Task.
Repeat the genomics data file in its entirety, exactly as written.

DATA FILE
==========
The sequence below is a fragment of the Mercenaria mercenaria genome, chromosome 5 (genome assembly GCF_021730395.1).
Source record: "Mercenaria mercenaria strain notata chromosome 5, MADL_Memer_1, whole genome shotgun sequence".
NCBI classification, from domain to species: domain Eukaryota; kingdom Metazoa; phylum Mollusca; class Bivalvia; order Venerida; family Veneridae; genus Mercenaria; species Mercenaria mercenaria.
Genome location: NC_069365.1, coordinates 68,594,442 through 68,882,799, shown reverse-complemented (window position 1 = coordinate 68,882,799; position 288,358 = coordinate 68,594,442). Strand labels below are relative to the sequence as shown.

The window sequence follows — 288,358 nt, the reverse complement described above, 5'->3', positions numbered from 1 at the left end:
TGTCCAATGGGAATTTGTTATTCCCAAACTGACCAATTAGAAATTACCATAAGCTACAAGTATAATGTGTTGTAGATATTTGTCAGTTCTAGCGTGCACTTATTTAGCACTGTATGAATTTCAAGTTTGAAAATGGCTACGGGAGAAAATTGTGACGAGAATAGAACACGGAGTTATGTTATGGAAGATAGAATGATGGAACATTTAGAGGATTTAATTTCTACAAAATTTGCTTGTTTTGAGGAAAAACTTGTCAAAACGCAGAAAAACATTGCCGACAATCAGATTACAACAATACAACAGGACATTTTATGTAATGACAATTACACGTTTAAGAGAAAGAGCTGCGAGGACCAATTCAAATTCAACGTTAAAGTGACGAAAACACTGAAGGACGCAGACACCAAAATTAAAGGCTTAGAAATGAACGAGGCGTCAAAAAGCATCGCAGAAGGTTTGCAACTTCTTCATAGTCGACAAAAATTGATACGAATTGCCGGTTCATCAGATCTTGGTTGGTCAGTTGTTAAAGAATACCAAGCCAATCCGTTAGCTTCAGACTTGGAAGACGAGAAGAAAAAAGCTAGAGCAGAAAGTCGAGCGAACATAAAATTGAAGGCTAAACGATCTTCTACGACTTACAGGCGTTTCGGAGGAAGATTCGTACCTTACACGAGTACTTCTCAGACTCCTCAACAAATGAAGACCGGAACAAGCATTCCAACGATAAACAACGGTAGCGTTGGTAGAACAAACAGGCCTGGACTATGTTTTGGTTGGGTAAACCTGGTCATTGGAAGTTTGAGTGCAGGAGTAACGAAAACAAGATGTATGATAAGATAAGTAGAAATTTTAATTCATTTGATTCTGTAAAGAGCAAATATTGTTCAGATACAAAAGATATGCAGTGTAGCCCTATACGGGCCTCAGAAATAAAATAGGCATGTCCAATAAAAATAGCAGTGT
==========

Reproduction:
The sequence below is a fragment of the Mercenaria mercenaria genome, chromosome 5 (genome assembly GCF_021730395.1).
Source record: "Mercenaria mercenaria strain notata chromosome 5, MADL_Memer_1, whole genome shotgun sequence".
NCBI classification, from domain to species: domain Eukaryota; kingdom Metazoa; phylum Mollusca; class Bivalvia; order Venerida; family Veneridae; genus Mercenaria; species Mercenaria mercenaria.
Genome location: NC_069365.1, coordinates 68,594,442 through 68,882,799, shown reverse-complemented (window position 1 = coordinate 68,882,799; position 288,358 = coordinate 68,594,442). Strand labels below are relative to the sequence as shown.

The window sequence follows — 288,358 nt, the reverse complement described above, 5'->3', positions numbered from 1 at the left end:
TGTCCAATGGGAATTTGTTATTCCCAAACTGACCAATTAGAAATTACCATAAGCTACAAGTATAATGTGTTGTAGATATTTGTCAGTTCTAGCGTGCACTTATTTAGCACTGTATGAATTTCAAGTTTGAAAATGGCTACGGGAGAAAATTGTGACGAGAATAGAACACGGAGTTATGTTATGGAAGATAGAATGATGGAACATTTAGAGGATTTAATTTCTACAAAATTTGCTTGTTTTGAGGAAAAACTTGTCAAAACGCAGAAAAACATTGCCGACAATCAGATTACAACAATACAACAGGACATTTTATGTAATGACAATTACACGTTTAAGAGAAAGAGCTGCGAGGACCAATTCAAATTCAACGTTAAAGTGACGAAAACACTGAAGGACGCAGACACCAAAATTAAAGGCTTAGAAATGAACGAGGCGTCAAAAAGCATCGCAGAAGGTTTGCAACTTCTTCATAGTCGACAAAAATTGATACGAATTGCCGGTTCATCAGATCTTGGTTGGTCAGTTGTTAAAGAATACCAAGCCAATCCGTTAGCTTCAGACTTGGAAGACGAGAAGAAAAAAGCTAGAGCAGAAAGTCGAGCGAACATAAAATTGAAGGCTAAACGATCTTCTACGACTTACAGGCGTTTCGGAGGAAGATTCGTACCTTACACGAGTACTTCTCAGACTCCTCAACAAATGAAGACCGGAACAAGCATTCCAACGATAAACAACGGTAGCGTTGGTAGAACAAACAGGCCTGGACTATGTTTTGGTTGGGTAAACCTGGTCATTGGAAGTTTGAGTGCAGGAGTAACGAAAACAAGATGTATGATAAGATAAGTAGAAATTTTAATTCATTTGATTCTGTAAAGAGCAAATATTGTTCAGATACAAAAGATATGCAGTGTAGCCCTATACGGGCCTCAGAAATAAAATAGGCATGTCCAATAAAAATAGCAGTGT